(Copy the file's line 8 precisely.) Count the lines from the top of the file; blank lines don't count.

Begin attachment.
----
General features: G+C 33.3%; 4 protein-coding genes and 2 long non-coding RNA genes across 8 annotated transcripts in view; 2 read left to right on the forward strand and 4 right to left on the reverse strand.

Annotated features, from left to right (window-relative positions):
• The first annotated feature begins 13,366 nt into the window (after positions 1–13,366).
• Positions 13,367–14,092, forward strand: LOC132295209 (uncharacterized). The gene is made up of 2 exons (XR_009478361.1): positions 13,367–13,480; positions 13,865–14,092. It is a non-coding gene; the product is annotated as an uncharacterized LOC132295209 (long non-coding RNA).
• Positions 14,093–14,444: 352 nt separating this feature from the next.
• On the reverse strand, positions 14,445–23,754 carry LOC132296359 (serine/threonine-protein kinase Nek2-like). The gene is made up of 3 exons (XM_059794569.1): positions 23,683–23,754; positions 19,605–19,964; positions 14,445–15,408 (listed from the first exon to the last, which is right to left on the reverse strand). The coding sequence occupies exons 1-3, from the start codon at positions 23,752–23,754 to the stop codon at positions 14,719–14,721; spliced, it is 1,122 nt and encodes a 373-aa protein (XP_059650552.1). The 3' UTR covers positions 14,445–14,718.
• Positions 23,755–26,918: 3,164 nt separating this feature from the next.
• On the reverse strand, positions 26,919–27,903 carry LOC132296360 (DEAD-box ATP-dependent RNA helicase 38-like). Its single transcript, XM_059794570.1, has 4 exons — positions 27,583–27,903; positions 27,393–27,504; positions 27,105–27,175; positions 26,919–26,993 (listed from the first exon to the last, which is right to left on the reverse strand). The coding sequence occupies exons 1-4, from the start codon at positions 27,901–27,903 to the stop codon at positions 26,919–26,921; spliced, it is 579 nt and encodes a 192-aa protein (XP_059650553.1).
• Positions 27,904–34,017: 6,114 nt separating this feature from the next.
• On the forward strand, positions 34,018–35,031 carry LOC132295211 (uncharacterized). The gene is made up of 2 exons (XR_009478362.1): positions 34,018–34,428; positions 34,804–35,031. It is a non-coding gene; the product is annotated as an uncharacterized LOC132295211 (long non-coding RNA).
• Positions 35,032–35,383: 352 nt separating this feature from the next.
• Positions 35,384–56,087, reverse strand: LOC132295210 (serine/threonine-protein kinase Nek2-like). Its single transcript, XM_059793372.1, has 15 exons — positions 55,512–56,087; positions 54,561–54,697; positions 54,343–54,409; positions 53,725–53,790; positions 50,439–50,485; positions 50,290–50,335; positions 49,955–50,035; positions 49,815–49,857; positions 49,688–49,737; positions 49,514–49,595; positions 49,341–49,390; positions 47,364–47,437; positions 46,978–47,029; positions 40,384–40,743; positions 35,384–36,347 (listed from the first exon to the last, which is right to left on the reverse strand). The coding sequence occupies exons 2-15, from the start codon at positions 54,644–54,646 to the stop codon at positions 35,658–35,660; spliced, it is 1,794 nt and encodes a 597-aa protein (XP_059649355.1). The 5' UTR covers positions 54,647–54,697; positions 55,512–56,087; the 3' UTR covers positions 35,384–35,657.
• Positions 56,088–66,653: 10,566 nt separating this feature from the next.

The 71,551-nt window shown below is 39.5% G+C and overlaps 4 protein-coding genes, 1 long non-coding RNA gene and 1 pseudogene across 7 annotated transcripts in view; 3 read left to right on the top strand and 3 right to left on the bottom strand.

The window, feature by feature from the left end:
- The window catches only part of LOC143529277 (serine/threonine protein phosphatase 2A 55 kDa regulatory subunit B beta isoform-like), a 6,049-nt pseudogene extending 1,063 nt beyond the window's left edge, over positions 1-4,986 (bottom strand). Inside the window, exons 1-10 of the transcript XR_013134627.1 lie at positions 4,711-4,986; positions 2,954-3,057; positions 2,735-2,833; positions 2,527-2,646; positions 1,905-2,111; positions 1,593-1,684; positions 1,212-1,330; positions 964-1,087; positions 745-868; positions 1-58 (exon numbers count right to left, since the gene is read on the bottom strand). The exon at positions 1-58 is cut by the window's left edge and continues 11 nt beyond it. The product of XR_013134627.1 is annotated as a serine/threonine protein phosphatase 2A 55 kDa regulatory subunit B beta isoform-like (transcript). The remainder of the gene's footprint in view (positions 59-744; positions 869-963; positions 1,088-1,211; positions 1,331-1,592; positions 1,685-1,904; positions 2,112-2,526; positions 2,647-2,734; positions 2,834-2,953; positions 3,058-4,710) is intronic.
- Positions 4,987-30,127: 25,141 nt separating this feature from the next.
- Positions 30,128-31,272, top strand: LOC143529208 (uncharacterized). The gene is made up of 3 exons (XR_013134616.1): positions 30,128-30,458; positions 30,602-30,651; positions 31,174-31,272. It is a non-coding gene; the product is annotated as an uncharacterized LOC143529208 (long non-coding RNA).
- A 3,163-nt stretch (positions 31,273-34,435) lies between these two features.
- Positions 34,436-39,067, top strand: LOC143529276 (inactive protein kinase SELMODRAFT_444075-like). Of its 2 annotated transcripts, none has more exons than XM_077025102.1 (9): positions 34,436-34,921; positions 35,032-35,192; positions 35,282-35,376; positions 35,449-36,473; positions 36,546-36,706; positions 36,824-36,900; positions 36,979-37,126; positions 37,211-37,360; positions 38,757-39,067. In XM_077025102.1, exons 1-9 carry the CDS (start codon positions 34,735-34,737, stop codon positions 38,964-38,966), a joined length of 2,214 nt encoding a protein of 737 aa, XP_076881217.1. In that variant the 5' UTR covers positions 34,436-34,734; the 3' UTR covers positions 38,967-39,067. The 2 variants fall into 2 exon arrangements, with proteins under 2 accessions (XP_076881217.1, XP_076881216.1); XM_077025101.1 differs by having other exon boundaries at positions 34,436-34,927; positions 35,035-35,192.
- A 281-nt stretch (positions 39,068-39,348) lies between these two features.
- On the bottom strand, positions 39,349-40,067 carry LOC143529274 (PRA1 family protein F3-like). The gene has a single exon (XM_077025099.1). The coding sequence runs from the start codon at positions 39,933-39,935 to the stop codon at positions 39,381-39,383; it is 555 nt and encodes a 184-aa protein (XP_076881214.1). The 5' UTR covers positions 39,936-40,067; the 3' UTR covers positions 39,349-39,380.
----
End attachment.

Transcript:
• On the reverse strand, positions 26,919–27,903 carry LOC132296360 (DEAD-box ATP-dependent RNA helicase 38-like). Its single transcript, XM_059794570.1, has 4 exons — positions 27,583–27,903; positions 27,393–27,504; positions 27,105–27,175; positions 26,919–26,993 (listed from the first exon to the last, which is right to left on the reverse strand). The coding sequence occupies exons 1-4, from the start codon at positions 27,901–27,903 to the stop codon at positions 26,919–26,921; spliced, it is 579 nt and encodes a 192-aa protein (XP_059650553.1).